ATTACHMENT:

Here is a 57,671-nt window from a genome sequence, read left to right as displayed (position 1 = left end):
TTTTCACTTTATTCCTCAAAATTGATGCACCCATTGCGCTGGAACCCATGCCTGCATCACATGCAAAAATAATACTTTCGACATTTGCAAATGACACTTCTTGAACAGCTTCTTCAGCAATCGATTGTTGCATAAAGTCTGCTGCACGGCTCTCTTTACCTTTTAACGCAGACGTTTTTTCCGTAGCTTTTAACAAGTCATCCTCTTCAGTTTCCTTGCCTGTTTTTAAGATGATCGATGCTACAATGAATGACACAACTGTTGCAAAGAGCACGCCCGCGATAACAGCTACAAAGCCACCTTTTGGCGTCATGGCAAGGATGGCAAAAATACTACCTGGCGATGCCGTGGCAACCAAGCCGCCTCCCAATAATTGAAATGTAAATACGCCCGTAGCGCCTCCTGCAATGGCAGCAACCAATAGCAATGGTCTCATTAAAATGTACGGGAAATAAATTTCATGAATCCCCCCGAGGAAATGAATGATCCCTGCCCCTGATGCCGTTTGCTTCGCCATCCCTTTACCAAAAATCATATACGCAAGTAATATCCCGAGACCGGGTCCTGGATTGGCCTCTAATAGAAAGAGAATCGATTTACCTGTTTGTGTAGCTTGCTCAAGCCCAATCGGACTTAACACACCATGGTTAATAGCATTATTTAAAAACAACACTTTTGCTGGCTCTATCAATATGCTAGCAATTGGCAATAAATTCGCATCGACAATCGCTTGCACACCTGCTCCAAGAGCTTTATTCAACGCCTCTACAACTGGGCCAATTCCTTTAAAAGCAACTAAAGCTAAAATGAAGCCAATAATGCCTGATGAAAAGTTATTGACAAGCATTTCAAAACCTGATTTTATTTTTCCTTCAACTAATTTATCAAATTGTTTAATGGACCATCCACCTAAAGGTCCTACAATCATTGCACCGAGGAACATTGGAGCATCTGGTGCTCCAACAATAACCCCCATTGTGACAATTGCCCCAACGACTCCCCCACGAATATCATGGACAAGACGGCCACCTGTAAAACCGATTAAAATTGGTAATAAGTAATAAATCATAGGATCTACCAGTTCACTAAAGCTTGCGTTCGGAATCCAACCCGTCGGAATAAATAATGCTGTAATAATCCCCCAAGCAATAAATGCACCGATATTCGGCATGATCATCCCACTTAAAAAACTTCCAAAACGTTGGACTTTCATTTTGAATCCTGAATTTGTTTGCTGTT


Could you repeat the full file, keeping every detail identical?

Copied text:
Here is a 57,671-nt window from a genome sequence, read left to right as displayed (position 1 = left end):
TTTTCACTTTATTCCTCAAAATTGATGCACCCATTGCGCTGGAACCCATGCCTGCATCACATGCAAAAATAATACTTTCGACATTTGCAAATGACACTTCTTGAACAGCTTCTTCAGCAATCGATTGTTGCATAAAGTCTGCTGCACGGCTCTCTTTACCTTTTAACGCAGACGTTTTTTCCGTAGCTTTTAACAAGTCATCCTCTTCAGTTTCCTTGCCTGTTTTTAAGATGATCGATGCTACAATGAATGACACAACTGTTGCAAAGAGCACGCCCGCGATAACAGCTACAAAGCCACCTTTTGGCGTCATGGCAAGGATGGCAAAAATACTACCTGGCGATGCCGTGGCAACCAAGCCGCCTCCCAATAATTGAAATGTAAATACGCCCGTAGCGCCTCCTGCAATGGCAGCAACCAATAGCAATGGTCTCATTAAAATGTACGGGAAATAAATTTCATGAATCCCCCCGAGGAAATGAATGATCCCTGCCCCTGATGCCGTTTGCTTCGCCATCCCTTTACCAAAAATCATATACGCAAGTAATATCCCGAGACCGGGTCCTGGATTGGCCTCTAATAGAAAGAGAATCGATTTACCTGTTTGTGTAGCTTGCTCAAGCCCAATCGGACTTAACACACCATGGTTAATAGCATTATTTAAAAACAACACTTTTGCTGGCTCTATCAATATGCTAGCAATTGGCAATAAATTCGCATCGACAATCGCTTGCACACCTGCTCCAAGAGCTTTATTCAACGCCTCTACAACTGGGCCAATTCCTTTAAAAGCAACTAAAGCTAAAATGAAGCCAATAATGCCTGATGAAAAGTTATTGACAAGCATTTCAAAACCTGATTTTATTTTTCCTTCAACTAATTTATCAAATTGTTTAATGGACCATCCACCTAAAGGTCCTACAATCATTGCACCGAGGAACATTGGAGCATCTGGTGCTCCAACAATAACCCCCATTGTGACAATTGCCCCAACGACTCCCCCACGAATATCATGGACAAGACGGCCACCTGTAAAACCGATTAAAATTGGTAATAAGTAATAAATCATAGGATCTACCAGTTCACTAAAGCTTGCGTTCGGAATCCAACCCGTCGGAATAAATAATGCTGTAATAATCCCCCAAGCAATAAATGCACCGATATTCGGCATGATCATCCCACTTAAAAAACTTCCAAAACGTTGGACTTTCATTTTGAATCCTGAATTTGTTTGCTGTT